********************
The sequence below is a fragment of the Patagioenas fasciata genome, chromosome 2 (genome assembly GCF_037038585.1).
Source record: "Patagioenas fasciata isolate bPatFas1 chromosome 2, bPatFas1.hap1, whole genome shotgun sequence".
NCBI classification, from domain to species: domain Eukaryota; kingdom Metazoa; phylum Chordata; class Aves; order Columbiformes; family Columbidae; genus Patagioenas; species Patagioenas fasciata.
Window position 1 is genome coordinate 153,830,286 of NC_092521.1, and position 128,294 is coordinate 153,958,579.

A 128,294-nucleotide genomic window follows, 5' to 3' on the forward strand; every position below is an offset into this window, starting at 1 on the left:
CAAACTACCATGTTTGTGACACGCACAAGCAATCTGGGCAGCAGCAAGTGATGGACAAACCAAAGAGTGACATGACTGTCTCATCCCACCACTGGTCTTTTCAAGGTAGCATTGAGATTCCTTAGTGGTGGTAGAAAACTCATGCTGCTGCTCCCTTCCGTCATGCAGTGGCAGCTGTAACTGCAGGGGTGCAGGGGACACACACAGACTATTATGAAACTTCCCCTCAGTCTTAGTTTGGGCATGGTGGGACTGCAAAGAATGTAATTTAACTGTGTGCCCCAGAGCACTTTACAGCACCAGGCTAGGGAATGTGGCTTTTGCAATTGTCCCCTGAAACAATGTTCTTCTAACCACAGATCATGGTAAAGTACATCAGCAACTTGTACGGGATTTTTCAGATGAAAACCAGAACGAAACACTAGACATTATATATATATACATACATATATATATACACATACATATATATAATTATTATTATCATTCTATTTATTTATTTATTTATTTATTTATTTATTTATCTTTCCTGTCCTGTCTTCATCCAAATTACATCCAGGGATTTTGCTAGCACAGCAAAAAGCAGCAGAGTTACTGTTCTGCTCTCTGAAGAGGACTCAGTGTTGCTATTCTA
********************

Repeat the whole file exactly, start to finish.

The sequence below is a fragment of the Patagioenas fasciata genome, chromosome 2 (genome assembly GCF_037038585.1).
Source record: "Patagioenas fasciata isolate bPatFas1 chromosome 2, bPatFas1.hap1, whole genome shotgun sequence".
NCBI classification, from domain to species: domain Eukaryota; kingdom Metazoa; phylum Chordata; class Aves; order Columbiformes; family Columbidae; genus Patagioenas; species Patagioenas fasciata.
Window position 1 is genome coordinate 153,830,286 of NC_092521.1, and position 128,294 is coordinate 153,958,579.

A 128,294-nucleotide genomic window follows, 5' to 3' on the forward strand; every position below is an offset into this window, starting at 1 on the left:
CAAACTACCATGTTTGTGACACGCACAAGCAATCTGGGCAGCAGCAAGTGATGGACAAACCAAAGAGTGACATGACTGTCTCATCCCACCACTGGTCTTTTCAAGGTAGCATTGAGATTCCTTAGTGGTGGTAGAAAACTCATGCTGCTGCTCCCTTCCGTCATGCAGTGGCAGCTGTAACTGCAGGGGTGCAGGGGACACACACAGACTATTATGAAACTTCCCCTCAGTCTTAGTTTGGGCATGGTGGGACTGCAAAGAATGTAATTTAACTGTGTGCCCCAGAGCACTTTACAGCACCAGGCTAGGGAATGTGGCTTTTGCAATTGTCCCCTGAAACAATGTTCTTCTAACCACAGATCATGGTAAAGTACATCAGCAACTTGTACGGGATTTTTCAGATGAAAACCAGAACGAAACACTAGACATTATATATATATACATACATATATATATACACATACATATATATAATTATTATTATCATTCTATTTATTTATTTATTTATTTATTTATTTATTTATCTTTCCTGTCCTGTCTTCATCCAAATTACATCCAGGGATTTTGCTAGCACAGCAAAAAGCAGCAGAGTTACTGTTCTGCTCTCTGAAGAGGACTCAGTGTTGCTATTCTA